Transcript: Creating a Landmine-Free World | Dec 05, 2017

Nam sits in the studio. She's in her early forties, with shoulder length curly brown hair. She's wearing glasses and a light gray blazer over a black blouse.

A caption on screen reads "Creating a landmine-free world. Nam Kiwanuka, @namshine, @theagenda."

Nam says TWENTY YEARS AGO, THE
OTTAWA TREATY WAS SIGNED.
IT AIMED TO BAN THE USE OF
ANTI-PERSONNEL LANDMINES.
CANADA PLAYED A KEY ROLE IN
GETTING GLOBAL BUY-IN.
DECADES LATER, DID IT DO WHAT
THE SIGNATORIES HAD HOPED FOR?
LET'S FIND OUT FROM:
MYROSLAVA TATARYN, INSTITUTIONAL
PARTNERSHIP MANAGER FOR
HANDICAP INTERNATIONAL CANADA;

Myroslava is in her early thirties, with long wavy brown hair. She's wearing a black shirt and a flowery yellow scarf.

Nam continues JANE COCKING, CHIEF EXECUTIVE OF
THE MINES ADVISORY GROUP;

Jane is in her late forties, with graying blond hair in a short bob. She's wearing a gray blazer and a pink shawl.

Nam continues AND PAUL HANNON, EXECUTIVE
DIRECTOR OF MINES ACTION CANADA.

Paul is in his late fifties, with wavy gray hair and a full beard. He's wearing glasses, a gray suit, white gingham shirt, and checked blue tie.

Nam continues WELCOME TO YOU ALL.
BEFORE WE GET INTO WHAT THE
OTTAWA TREATY WAS AND WHAT IT
DOES, I WANTED TO ASK A REALLY
BASIC QUESTION: WHAT IS A
LANDMINE?
JANE?

The caption changes to "Jane Cocking. Mines Advisory Group."
Then, it changes again to "An indiscriminate weapon."

Jane says A LANDMINE IS
ANY DEVICE WHICH HAS AN
EXPLOSIVE IN IT AND WHICH IS ON
OR NEAR THE GROUND BUT VERY
CRUCIALLY IS INTENDED TO BE
ACTIVATED BY THE VICTIM, AND SO
IT'S SOMETHING THAT COULD BE
STOOD ON BY A PERSON, DRIVEN
OVER BY A VEHICLE, AND THE
OTTAWA TREATY IS ABOUT THOSE
ANTIPERSONNEL MINES, THOSE
TERRIBLE DEVICES THAT ARE
DESIGNED TO DIRECTLY MAIM THE
PEOPLE WHO TREAD ON THEM.

Nam says WE HEAR A LOT ON THE
NEWS ABOUT IEDS.
WOULD THAT CLASSIFY AS A LAND MINE?

Jane says IED IS A BIT OF A COMPLICATED
TERM HERE.
THERE ARE DEVICES WHICH ARE
CALLED, REFERRED TO AS IEDS,
WHICH WORK JUST LINE A LANDMINE.
THEY ARE SOMETHING WHICH IS PUT
TOGETHER, SOMETIMES MADE OUT OF
A COOKING POT AND A BATTERY AND
SOME EXPLOSIVES.
IF IT IS INTENDED BY THE PERSON
WHO LEAVES IT THERE TO HARM OR
KILL SOMEBODY STEPPING ON IT,
THEN IT'S A LANDMINE.

Nam says AND, PAUL, PICKING UP
ON WHAT YOU SAID, WHAT ARE THESE
WEAPONS USED FOR, PRIMARILY?

The caption changes to "Paul Hannon. Mines Action Canada."

Paul says WELL, THEY
USED TO BE USED TO DEFEND AREAS
BUT THE NATURE OF WAR CHANGED IN
THE '60S AND '70S AND '80S
AND THEY BECAME WARS WITHIN
COMMUNITIES WITHIN TOWNS, AND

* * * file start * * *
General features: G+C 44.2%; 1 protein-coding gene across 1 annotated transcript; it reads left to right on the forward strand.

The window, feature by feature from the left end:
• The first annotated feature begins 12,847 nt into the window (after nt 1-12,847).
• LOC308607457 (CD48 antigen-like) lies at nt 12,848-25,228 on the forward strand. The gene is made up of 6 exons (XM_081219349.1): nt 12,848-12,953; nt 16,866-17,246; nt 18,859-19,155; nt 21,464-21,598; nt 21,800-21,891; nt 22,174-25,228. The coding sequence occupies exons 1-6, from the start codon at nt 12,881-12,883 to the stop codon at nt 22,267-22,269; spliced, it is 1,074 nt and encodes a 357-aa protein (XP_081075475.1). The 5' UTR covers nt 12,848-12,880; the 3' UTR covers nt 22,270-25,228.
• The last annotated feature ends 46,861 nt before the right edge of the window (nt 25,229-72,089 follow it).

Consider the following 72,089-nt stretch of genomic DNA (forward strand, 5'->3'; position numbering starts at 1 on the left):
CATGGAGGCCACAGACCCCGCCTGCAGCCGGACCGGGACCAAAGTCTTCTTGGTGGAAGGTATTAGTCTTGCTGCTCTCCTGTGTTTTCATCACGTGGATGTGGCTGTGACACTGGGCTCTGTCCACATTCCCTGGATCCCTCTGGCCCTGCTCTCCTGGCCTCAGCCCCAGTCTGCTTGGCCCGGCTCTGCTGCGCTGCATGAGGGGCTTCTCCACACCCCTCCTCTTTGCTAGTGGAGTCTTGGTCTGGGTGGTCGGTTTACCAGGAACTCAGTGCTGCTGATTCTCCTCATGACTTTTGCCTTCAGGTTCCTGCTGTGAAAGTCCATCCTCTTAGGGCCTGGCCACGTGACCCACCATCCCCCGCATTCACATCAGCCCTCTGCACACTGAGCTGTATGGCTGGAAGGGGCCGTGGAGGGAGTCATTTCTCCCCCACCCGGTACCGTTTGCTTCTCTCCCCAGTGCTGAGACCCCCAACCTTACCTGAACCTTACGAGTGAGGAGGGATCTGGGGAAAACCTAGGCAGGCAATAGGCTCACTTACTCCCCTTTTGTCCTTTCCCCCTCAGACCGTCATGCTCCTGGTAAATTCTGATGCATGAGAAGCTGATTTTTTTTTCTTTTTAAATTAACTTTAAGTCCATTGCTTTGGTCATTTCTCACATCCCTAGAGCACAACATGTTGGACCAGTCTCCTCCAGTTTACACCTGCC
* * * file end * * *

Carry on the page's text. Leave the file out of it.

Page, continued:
THEY'RE NO LONGER REALLY SEEN AS
A DEFENSIVE WEAPON, THEY'RE MORE
SEEN AS A WEAPON OF TERROR.

Nam says BECAUSE THEY CAN BE IN
THE GROUND FOR 50 YEARS?

Paul says THEY CAN BE IN THE GROUND FOR
MANY, MANY YEARS.
THERE ARE PEOPLE STILL BEING
KILLED BY CONFLICTS THAT ENDED
20 YEARS AGO.

Nam says MYROSLAVA, CAN YOU
DESCRIBE A TYPICAL CASUALTY OF
THESE WEAPONS?

The caption changes to "Myroslava Tataryn. Handicap International Canada."

Myroslava says SO SOMEBODY WALKS OR PICKS UP A
LANDMINE AND IT EXPLODES, IT
COULD KILL THEM OR THEY COULD
SURVIVE.
WHEN THEY SURVIVE, IT REALLY
DEPENDS WHETHER IT EXPLODED IN
THEIR HANDS.
IF SO, THEY'LL HAVE INJURIES TO
THE FACE, TO THE HANDS.
IF THEY STEPPED ON IT, THEN IT'S
MOST LIKELY THE LOWER LIMBS THAT
ARE AFFECTED.
AND OFTEN IT REQUIRES AMPUTATION
AFTERWARDS BECAUSE OF THE
TRAUMATIC NATURE OF THE INJURY.
AND WE SEE THAT... BECAUSE
CHILDREN ARE SMALLER, WHEN THEY
ARE INJURED BY A LANDMINE, THEN
IT AFFECTS MORE OF THEIR BODY
AND ALSO THEIR FACE BECAUSE
THEY'RE SO MUCH CLOSER TO THE
GROUND.

Nam says AND IT COULD BE
MISTAKEN FOR A TOY BECAUSE IT'S
SHINY, THE OUTSIDE OF IT?

Myroslava says IT DEPENDS ON THE LANDMINES.
SOMETIMES THEY'RE TOYS,
SOMETIMES THEY'RE HIDDEN.
SOMETIMES SOMEONE CAN WALK OVER
THEM WITHOUT KNOWING IT'S THERE
IN THE FIRST PLACE.

Nam says WHO IS AFFECTED MORE,
MEN OR WOMEN?

Myroslava says RIGHT NOW WE'RE SEEING THE
MAJORITY OF THE CASUALTIES ARE
MEN AND BOYS, BUT WHAT WE HAVE
ALSO SEEN IS THAT IN THOSE CASES
WHERE WOMEN AND GIRLS ARE
AFFECTED, BECAUSE OFTEN THEY'RE
IN SITUATIONS THAT ARE FURTHER
FROM FIRST AID OR HAVE MORE
PROBLEMATIC ACCESS TO EMERGENCY
HEALTH CARE SERVICES THAT
THEY'RE MORE LIKELY TO BE KILLED
BY THE LANDMINE THAN A MAN OR A BOY.

Nam says I'M THINKING TOO IN
SOME OF THESE COMMUNITIES THE
BOYS AND THE MEN WOULD BE THE
ONES WHO ARE WORKING AND
PROVIDING FOR THE FAMILIES TOO,
SO IT HAS A RIPPLE EFFECT?

Myroslava says DEFINITELY.

Nam says PAUL, DO THEY SERVE
ANY ADVANTAGE TO ARMIES ON THE
BATTLEFIELD?

Paul says I DON'T THINK SO.
THERE WAS A STUDY THAT THE RED